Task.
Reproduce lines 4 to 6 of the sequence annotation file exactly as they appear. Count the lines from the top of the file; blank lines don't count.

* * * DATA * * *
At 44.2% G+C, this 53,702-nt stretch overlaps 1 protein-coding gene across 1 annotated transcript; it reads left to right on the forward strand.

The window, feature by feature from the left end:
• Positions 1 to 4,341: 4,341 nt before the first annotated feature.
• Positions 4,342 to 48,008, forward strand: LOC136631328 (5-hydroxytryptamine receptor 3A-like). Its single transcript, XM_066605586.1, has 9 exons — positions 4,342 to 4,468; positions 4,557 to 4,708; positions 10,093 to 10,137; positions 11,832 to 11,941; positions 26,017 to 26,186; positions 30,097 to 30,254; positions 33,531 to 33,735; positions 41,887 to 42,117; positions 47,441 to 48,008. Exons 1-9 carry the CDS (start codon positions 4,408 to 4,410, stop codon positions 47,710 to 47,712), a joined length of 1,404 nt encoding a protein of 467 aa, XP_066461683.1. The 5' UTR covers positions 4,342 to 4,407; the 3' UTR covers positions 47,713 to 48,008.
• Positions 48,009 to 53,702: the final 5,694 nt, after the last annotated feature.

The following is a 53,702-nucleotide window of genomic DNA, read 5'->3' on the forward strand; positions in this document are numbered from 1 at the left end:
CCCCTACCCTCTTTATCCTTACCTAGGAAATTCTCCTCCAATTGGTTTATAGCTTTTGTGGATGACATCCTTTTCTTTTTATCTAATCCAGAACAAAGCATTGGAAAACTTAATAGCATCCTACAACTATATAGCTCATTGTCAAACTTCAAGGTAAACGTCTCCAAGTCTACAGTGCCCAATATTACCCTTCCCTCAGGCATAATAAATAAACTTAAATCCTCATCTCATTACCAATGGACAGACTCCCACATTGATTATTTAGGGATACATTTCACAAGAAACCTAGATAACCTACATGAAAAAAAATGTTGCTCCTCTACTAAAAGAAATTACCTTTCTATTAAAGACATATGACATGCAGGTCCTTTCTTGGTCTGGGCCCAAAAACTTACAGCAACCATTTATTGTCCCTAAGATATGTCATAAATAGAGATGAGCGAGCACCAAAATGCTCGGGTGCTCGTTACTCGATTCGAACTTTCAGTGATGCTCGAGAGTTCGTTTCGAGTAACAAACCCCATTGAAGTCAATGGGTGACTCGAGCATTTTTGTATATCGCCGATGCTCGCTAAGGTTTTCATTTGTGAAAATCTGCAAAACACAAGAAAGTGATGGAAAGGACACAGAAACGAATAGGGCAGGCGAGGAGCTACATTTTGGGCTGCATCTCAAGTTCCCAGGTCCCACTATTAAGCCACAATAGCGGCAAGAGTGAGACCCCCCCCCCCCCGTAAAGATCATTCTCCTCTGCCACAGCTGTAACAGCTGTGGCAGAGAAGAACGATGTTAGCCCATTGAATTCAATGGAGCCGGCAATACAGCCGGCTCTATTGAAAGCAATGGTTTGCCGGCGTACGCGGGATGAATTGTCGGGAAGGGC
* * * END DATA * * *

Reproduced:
• Positions 4,342 to 48,008, forward strand: LOC136631328 (5-hydroxytryptamine receptor 3A-like). Its single transcript, XM_066605586.1, has 9 exons — positions 4,342 to 4,468; positions 4,557 to 4,708; positions 10,093 to 10,137; positions 11,832 to 11,941; positions 26,017 to 26,186; positions 30,097 to 30,254; positions 33,531 to 33,735; positions 41,887 to 42,117; positions 47,441 to 48,008. Exons 1-9 carry the CDS (start codon positions 4,408 to 4,410, stop codon positions 47,710 to 47,712), a joined length of 1,404 nt encoding a protein of 467 aa, XP_066461683.1. The 5' UTR covers positions 4,342 to 4,407; the 3' UTR covers positions 47,713 to 48,008.
• Positions 48,009 to 53,702: the final 5,694 nt, after the last annotated feature.

The following is a 53,702-nucleotide window of genomic DNA, read 5'->3' on the forward strand; positions in this document are numbered from 1 at the left end: